Self-supporting step ladder

Step ladders are a type of self-supporting ladder. Unlike, say, an extension ladder - which must be leaned up against a wall or another surface that's sturdy enough to support it - a step ladder can stand up all on its own, without any additional support or stabilisation.

But here's a question that a lot of people ask: can a step ladder be leaned against a wall and used as a straight ladder if the situation demands it? Or should step ladders exclusively be used as self-supporting ladders?

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Double section extension ladder

When you purchase a ladder, it's important to know that your chosen ladder is suitable for the task(s) you have in mind.

If you need a ladder for work, you don't want a product that's only suitable for light DIY jobs around the house; conversely, there's no need to fork out for an industrial-grade ladder if you're only using it to repaint the living room.

But how can you tell which ladders are suitable for which applications?

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Non-conductive ladder

Aluminium ladders are great for all sorts of tasks, but if you're carrying out electrical installations or working near power lines, an aluminium ladder is not a safe choice.

This is because aluminium conducts electricity. When you're working with electricity, you want a non-conductive ladder that will reduce your risk of electrocution.

And that's where our fibreglass step ladders come in. Unlike aluminium, fibreglass is non-conductive, so these ladders are ideal for electricians and anyone else who frequently works near electrical hazards.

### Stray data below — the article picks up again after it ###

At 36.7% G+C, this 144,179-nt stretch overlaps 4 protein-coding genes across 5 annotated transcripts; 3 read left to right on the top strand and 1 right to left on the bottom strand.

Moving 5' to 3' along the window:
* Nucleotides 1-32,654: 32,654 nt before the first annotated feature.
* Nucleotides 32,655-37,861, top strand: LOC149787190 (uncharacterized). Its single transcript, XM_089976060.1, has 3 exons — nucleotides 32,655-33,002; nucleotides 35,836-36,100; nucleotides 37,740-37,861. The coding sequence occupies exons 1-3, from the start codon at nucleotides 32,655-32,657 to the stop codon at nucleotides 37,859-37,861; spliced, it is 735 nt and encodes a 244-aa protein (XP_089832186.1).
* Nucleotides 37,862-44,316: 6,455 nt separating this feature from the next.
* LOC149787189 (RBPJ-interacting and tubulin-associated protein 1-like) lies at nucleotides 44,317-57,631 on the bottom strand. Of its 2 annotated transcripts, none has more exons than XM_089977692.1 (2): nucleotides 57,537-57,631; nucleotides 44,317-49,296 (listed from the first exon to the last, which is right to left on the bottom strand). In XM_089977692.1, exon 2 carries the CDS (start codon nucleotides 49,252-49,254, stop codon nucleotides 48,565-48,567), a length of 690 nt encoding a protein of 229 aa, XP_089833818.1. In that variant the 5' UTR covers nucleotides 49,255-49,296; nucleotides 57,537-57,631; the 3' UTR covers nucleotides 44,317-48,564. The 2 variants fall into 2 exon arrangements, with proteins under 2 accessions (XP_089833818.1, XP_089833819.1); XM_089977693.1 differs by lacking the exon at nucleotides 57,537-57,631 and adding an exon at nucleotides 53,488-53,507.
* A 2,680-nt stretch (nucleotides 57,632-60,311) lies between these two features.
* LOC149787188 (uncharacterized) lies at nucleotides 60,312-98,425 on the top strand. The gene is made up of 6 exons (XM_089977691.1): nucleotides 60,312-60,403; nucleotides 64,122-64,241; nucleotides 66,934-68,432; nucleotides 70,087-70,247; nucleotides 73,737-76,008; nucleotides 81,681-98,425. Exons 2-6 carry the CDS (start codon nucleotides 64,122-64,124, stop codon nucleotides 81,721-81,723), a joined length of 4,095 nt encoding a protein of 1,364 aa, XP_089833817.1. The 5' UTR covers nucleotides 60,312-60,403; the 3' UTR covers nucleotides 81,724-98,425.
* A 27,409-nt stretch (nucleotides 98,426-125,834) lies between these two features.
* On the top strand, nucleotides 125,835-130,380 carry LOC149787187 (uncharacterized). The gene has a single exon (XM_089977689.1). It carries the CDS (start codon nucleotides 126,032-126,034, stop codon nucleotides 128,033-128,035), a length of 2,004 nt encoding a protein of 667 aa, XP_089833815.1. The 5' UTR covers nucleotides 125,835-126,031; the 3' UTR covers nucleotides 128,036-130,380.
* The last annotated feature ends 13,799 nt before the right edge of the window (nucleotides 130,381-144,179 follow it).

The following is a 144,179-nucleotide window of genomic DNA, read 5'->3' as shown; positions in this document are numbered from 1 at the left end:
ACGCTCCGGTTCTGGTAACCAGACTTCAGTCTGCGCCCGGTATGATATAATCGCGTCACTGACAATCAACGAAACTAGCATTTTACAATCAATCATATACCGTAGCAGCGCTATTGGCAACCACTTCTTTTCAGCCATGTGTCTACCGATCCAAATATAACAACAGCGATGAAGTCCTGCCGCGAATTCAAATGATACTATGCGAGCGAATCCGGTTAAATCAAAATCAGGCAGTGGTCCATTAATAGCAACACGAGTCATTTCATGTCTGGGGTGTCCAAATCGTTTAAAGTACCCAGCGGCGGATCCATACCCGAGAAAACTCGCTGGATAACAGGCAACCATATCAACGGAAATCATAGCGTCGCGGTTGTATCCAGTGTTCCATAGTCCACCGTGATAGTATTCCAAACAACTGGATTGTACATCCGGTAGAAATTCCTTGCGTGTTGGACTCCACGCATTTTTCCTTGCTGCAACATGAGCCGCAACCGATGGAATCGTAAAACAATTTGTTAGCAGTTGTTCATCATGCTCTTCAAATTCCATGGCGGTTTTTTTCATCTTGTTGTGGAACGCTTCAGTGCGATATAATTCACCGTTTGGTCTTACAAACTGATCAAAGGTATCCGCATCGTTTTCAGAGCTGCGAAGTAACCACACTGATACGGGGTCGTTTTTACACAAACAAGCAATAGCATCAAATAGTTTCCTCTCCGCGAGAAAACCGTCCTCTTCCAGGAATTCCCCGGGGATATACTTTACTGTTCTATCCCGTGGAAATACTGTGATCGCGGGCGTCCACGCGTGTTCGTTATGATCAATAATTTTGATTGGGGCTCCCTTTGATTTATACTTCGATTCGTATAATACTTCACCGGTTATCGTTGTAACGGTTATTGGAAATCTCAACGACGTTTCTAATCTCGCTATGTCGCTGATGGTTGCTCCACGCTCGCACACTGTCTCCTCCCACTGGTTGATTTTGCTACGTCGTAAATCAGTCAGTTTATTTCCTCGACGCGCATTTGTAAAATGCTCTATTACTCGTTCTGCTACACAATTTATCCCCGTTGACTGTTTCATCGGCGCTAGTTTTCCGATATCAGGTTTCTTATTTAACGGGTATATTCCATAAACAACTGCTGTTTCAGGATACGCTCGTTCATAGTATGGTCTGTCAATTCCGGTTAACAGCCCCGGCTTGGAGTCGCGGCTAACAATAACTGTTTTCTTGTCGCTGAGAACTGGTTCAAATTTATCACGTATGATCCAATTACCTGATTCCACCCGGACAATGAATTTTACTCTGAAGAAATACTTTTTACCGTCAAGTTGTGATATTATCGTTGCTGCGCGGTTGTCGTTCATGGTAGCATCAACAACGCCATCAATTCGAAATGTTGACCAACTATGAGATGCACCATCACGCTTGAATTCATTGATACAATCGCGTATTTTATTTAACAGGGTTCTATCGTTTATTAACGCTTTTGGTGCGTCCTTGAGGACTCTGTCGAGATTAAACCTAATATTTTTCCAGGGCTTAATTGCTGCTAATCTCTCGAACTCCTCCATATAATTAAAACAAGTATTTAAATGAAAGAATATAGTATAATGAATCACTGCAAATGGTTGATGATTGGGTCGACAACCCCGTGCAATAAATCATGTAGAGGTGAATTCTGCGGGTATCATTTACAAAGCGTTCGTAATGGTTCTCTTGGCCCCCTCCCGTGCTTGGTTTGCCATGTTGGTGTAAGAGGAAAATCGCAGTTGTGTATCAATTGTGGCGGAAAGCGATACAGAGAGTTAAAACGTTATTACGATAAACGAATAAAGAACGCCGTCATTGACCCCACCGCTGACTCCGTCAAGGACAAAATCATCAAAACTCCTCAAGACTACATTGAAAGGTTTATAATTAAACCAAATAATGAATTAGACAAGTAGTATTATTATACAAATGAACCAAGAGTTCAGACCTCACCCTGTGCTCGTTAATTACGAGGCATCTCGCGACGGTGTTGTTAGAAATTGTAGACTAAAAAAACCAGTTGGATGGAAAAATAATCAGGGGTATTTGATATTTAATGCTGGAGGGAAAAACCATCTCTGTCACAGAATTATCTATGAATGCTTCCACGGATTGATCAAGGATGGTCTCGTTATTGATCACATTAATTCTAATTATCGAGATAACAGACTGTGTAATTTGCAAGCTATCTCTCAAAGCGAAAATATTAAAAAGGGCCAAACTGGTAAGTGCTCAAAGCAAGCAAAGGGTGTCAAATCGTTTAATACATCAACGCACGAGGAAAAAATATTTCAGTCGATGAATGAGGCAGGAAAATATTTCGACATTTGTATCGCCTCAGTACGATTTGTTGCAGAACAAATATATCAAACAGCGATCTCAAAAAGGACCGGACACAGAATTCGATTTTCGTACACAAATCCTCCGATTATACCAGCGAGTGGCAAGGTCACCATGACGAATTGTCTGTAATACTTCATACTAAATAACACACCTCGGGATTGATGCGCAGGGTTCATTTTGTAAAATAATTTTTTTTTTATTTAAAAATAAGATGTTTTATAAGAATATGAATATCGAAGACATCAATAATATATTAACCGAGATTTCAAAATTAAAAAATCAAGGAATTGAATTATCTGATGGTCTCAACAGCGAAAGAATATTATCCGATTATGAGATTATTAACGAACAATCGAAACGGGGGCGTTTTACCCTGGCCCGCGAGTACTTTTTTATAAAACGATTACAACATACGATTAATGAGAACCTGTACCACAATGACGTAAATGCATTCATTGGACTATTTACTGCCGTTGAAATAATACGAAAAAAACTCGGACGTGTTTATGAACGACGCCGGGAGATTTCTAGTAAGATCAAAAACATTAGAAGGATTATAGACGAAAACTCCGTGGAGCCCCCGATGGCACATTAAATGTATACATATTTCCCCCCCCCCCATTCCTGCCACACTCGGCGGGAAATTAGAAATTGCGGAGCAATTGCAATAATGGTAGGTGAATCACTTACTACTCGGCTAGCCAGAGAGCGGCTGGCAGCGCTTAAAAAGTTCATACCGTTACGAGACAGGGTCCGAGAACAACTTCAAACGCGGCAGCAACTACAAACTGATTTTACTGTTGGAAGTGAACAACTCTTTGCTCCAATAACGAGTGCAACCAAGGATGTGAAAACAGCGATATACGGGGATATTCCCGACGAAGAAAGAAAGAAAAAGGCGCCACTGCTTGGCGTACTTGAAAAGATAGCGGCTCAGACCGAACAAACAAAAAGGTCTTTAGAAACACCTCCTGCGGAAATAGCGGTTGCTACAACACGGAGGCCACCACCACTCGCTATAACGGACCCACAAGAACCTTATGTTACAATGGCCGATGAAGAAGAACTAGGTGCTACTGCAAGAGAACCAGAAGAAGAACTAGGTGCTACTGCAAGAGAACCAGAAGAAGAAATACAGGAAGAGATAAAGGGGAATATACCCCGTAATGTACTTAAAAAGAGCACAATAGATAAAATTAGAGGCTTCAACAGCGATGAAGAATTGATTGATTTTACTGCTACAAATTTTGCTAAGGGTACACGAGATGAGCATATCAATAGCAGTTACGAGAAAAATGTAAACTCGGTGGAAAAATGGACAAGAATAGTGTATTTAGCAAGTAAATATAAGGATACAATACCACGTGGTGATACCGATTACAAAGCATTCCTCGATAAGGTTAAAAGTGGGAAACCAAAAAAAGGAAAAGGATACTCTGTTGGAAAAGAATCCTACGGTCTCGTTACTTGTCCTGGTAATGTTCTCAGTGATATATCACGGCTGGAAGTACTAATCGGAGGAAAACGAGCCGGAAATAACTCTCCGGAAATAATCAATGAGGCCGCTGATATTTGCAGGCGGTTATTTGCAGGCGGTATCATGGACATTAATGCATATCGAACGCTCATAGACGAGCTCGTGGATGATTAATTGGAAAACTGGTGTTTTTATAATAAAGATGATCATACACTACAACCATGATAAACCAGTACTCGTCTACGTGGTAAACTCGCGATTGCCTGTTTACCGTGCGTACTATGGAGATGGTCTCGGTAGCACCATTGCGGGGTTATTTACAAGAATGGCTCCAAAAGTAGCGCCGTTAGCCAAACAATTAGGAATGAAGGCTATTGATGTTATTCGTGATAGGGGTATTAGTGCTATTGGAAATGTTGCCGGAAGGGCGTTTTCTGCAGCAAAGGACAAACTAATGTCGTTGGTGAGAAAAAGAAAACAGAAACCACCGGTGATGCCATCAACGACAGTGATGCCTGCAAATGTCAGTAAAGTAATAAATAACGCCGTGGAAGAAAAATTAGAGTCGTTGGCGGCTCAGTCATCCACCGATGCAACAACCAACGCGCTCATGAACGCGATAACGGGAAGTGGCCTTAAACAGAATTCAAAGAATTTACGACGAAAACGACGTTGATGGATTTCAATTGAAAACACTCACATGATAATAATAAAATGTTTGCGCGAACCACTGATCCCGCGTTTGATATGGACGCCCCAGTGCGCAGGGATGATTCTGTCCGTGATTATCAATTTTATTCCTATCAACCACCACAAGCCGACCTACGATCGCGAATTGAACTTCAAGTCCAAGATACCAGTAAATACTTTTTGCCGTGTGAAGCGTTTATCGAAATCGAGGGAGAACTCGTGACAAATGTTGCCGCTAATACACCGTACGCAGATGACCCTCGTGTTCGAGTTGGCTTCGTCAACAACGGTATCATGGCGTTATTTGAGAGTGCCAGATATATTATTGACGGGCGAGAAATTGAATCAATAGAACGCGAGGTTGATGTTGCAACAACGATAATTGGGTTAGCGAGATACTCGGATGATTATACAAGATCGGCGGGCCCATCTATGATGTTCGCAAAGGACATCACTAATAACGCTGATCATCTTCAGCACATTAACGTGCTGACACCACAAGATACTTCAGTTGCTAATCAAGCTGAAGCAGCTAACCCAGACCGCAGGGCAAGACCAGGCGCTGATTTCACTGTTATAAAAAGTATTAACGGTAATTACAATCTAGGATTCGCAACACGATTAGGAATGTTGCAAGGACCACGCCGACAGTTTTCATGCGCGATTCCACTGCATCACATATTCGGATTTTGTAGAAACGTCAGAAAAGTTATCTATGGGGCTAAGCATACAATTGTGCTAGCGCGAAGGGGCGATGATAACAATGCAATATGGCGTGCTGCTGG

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Swingback step ladder

If you're shopping around for a step ladder, one word you're likely to come across over and over again is 'swingback'. But what exactly does that word mean? What makes swingback ladders different from other step ladders? And what does that mean for your purchasing decision?

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Using a ladder on stairs

As a general rule, ladders should be placed on level ground to maximise stability while in use. The Health & Safety Executive (HSE) guidelines say:

"You should only use ladders in situations where they can be used safely, e.g. where the ladder will be level and stable"

This rule would appear to preclude the use of ladders on stairs. However, if you do need to get a bit of extra height while working on a staircase, we may still be able to help you.

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